Recently, I was in New York to attend the Third Annual DevOps Virtual Summit. (Yes, I had to be at a “virtual” summit in person—while it’s virtual for the attendees, it occurs in real life for the speakers, panelists and support staff.)
The broadcast took place in a small recording studio that featured a lobby adorned with autographed photos from celebrities who had used the facilities previously. Sylvester Stallone, Al Pacino and even John Stamos—complete with a full mane from the “Full House” days—were all looking down on us from the walls.
Anyway, as the speakers were introducing themselves in this lobby prior to the event it occurred to me that the sampling of speakers was illustrative of the importance of DevOps across industries. The companies participating in the event were not what you’d traditionally consider a “software business,” but yet they’d made an investment in their software development practice—recognizing the importance of competing in the application economy. It underscored the point that in the application economy every company is a software company, regardless of what industry they are in. Which is why the concept of DevOps and Continuous Delivery should be top of mind, even if your company may not see itself as being “in” the software business. Regardless of what end product your company sells, you rely on your software and applications to do so.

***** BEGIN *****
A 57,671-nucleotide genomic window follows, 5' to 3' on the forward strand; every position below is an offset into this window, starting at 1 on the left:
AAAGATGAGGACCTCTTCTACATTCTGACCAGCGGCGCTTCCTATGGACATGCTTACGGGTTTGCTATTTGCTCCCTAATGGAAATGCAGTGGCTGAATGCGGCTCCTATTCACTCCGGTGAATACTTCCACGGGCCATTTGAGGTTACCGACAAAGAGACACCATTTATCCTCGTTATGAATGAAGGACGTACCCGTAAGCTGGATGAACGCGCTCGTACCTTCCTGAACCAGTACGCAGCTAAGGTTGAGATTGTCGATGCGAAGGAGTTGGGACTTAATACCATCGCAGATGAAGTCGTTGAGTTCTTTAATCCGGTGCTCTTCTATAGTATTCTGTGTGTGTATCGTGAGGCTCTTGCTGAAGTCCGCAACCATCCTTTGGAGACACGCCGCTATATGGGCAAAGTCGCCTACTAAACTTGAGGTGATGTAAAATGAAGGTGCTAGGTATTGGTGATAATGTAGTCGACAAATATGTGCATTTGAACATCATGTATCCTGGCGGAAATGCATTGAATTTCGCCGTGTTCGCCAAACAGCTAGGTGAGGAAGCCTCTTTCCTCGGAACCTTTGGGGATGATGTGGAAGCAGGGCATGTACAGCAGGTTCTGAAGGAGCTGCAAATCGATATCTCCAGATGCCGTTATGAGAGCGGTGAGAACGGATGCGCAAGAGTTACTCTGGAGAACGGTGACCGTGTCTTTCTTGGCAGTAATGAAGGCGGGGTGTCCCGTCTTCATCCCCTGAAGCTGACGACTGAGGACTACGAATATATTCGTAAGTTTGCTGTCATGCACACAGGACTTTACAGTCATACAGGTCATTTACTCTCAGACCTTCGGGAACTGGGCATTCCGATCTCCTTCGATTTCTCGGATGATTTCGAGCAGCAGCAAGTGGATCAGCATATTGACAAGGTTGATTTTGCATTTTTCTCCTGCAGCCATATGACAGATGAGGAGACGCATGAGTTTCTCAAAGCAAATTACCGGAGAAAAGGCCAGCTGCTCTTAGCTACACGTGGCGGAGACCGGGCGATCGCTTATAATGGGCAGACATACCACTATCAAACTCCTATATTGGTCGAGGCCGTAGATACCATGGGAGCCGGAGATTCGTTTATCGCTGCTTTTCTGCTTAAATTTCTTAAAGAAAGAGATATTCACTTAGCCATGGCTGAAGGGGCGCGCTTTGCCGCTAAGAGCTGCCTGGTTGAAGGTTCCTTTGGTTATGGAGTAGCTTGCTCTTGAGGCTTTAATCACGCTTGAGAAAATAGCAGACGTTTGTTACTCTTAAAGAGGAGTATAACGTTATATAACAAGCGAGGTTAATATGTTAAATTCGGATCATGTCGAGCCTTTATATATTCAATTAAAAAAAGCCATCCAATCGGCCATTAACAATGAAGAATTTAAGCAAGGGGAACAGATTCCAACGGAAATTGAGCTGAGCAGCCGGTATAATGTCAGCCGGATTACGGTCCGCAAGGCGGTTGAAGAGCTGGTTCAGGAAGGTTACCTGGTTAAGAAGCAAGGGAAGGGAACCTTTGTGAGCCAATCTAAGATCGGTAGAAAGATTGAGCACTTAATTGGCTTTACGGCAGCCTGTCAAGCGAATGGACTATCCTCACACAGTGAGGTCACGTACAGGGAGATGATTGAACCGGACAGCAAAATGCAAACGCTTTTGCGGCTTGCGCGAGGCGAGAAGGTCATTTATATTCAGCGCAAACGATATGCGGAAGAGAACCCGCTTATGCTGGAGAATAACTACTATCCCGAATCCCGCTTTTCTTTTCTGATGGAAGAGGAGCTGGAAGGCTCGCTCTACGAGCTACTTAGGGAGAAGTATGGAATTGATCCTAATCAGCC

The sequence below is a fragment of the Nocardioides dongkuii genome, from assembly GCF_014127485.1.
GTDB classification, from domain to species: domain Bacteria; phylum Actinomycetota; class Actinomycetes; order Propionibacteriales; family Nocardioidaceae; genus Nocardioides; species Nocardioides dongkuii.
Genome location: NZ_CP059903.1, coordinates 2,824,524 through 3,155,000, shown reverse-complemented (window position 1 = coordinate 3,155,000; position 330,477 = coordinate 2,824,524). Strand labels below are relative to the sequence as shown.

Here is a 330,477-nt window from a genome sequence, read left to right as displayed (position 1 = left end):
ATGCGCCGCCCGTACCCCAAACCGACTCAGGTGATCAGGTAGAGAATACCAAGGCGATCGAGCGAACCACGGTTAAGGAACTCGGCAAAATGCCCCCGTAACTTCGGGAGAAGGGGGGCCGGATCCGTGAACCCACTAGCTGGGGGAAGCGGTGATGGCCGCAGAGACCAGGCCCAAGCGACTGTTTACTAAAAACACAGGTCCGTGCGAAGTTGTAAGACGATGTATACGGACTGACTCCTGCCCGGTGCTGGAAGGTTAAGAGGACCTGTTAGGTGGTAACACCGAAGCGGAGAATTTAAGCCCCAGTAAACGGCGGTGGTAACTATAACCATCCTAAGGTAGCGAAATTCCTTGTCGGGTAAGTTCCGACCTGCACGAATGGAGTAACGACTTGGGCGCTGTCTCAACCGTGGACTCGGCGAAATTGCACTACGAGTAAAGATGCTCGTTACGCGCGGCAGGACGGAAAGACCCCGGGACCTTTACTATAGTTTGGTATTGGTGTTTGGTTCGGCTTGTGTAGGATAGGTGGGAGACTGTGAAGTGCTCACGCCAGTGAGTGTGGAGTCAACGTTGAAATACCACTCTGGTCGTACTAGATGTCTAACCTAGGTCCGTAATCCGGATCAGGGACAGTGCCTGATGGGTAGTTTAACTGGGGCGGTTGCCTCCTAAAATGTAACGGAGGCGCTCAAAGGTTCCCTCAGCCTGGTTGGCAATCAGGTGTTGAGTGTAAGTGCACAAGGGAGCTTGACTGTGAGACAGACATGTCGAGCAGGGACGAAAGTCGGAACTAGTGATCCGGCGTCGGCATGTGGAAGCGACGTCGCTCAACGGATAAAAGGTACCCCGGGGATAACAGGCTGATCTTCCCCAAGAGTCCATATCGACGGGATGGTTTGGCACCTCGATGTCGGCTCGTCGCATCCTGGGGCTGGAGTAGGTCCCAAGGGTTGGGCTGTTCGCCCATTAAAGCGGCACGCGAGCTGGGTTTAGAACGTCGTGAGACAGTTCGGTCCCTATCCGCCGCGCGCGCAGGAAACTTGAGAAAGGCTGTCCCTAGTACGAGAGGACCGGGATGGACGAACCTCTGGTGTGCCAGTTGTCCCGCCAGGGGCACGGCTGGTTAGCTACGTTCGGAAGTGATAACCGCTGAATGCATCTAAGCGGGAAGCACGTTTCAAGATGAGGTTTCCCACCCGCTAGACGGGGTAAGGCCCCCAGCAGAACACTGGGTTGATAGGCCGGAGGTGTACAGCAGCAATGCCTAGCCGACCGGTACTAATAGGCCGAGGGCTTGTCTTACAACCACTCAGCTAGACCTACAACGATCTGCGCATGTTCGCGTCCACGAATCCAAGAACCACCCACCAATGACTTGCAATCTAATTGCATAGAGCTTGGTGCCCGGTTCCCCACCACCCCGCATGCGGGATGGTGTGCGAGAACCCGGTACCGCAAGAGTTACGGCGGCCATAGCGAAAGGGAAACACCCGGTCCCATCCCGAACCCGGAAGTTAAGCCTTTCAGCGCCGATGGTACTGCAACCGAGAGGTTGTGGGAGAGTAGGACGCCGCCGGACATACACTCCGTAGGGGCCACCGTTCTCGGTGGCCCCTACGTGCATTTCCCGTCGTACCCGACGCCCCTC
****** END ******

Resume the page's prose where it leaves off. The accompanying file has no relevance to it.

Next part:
Take a look at the panelists and the companies they represent to illustrate this: Silvia Prickel from United Airlines. Matt McComas from GM Financial. John Hashimoto from CNN. And Kelly McCartney from Jeweler’s Mutual Insurance Company.
An airline, an automobile financing company, a news organization and an insurance company that’s been around for 100 years (literally). These are not companies that were born digital, like many of the web-based entrants you might typically associate with DevOps. Instead, these are traditional organizations that recognized the need to make a digital transformation.
And the results were pretty impressive. We often focus on speed when we talk about continuous delivery, but it’s important to remember you also can see improvements in quality. The below image was taken from the United presentation and shows the dramatic decline in production outages.
This is not to say that improvements in speed were not seen as well. Matt McComas from GM Financial spoke about how his company is now averaging 1,800 deployments per month, with each one taking just 3 to 5 minutes.
I won’t give away any more important details here. If you’re interested to find out more, I encourage you to watch the replay of the webcast: http://bit.ly/DOVSreplay